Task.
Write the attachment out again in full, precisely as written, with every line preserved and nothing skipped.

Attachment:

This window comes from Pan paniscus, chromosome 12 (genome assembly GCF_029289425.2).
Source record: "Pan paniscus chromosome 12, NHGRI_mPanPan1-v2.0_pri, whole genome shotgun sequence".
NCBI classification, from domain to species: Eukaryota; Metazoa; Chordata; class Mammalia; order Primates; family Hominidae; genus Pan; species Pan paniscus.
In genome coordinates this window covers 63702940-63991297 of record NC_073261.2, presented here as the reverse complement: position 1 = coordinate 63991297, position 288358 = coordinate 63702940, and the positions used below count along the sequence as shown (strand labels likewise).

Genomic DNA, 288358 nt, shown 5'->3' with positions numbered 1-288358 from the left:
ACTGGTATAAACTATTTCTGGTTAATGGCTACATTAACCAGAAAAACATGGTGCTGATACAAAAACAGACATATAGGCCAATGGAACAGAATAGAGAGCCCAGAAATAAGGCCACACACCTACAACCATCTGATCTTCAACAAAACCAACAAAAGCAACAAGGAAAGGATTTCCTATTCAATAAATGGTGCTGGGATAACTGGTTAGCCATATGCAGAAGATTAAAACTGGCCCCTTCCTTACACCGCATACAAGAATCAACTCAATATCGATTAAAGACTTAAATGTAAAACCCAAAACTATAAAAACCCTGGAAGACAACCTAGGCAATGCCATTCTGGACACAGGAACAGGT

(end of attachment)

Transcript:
This window comes from Pan paniscus, chromosome 12 (genome assembly GCF_029289425.2).
Source record: "Pan paniscus chromosome 12, NHGRI_mPanPan1-v2.0_pri, whole genome shotgun sequence".
NCBI classification, from domain to species: Eukaryota; Metazoa; Chordata; class Mammalia; order Primates; family Hominidae; genus Pan; species Pan paniscus.
In genome coordinates this window covers 63702940-63991297 of record NC_073261.2, presented here as the reverse complement: position 1 = coordinate 63991297, position 288358 = coordinate 63702940, and the positions used below count along the sequence as shown (strand labels likewise).

Genomic DNA, 288358 nt, shown 5'->3' with positions numbered 1-288358 from the left:
ACTGGTATAAACTATTTCTGGTTAATGGCTACATTAACCAGAAAAACATGGTGCTGATACAAAAACAGACATATAGGCCAATGGAACAGAATAGAGAGCCCAGAAATAAGGCCACACACCTACAACCATCTGATCTTCAACAAAACCAACAAAAGCAACAAGGAAAGGATTTCCTATTCAATAAATGGTGCTGGGATAACTGGTTAGCCATATGCAGAAGATTAAAACTGGCCCCTTCCTTACACCGCATACAAGAATCAACTCAATATCGATTAAAGACTTAAATGTAAAACCCAAAACTATAAAAACCCTGGAAGACAACCTAGGCAATGCCATTCTGGACACAGGAACAGGT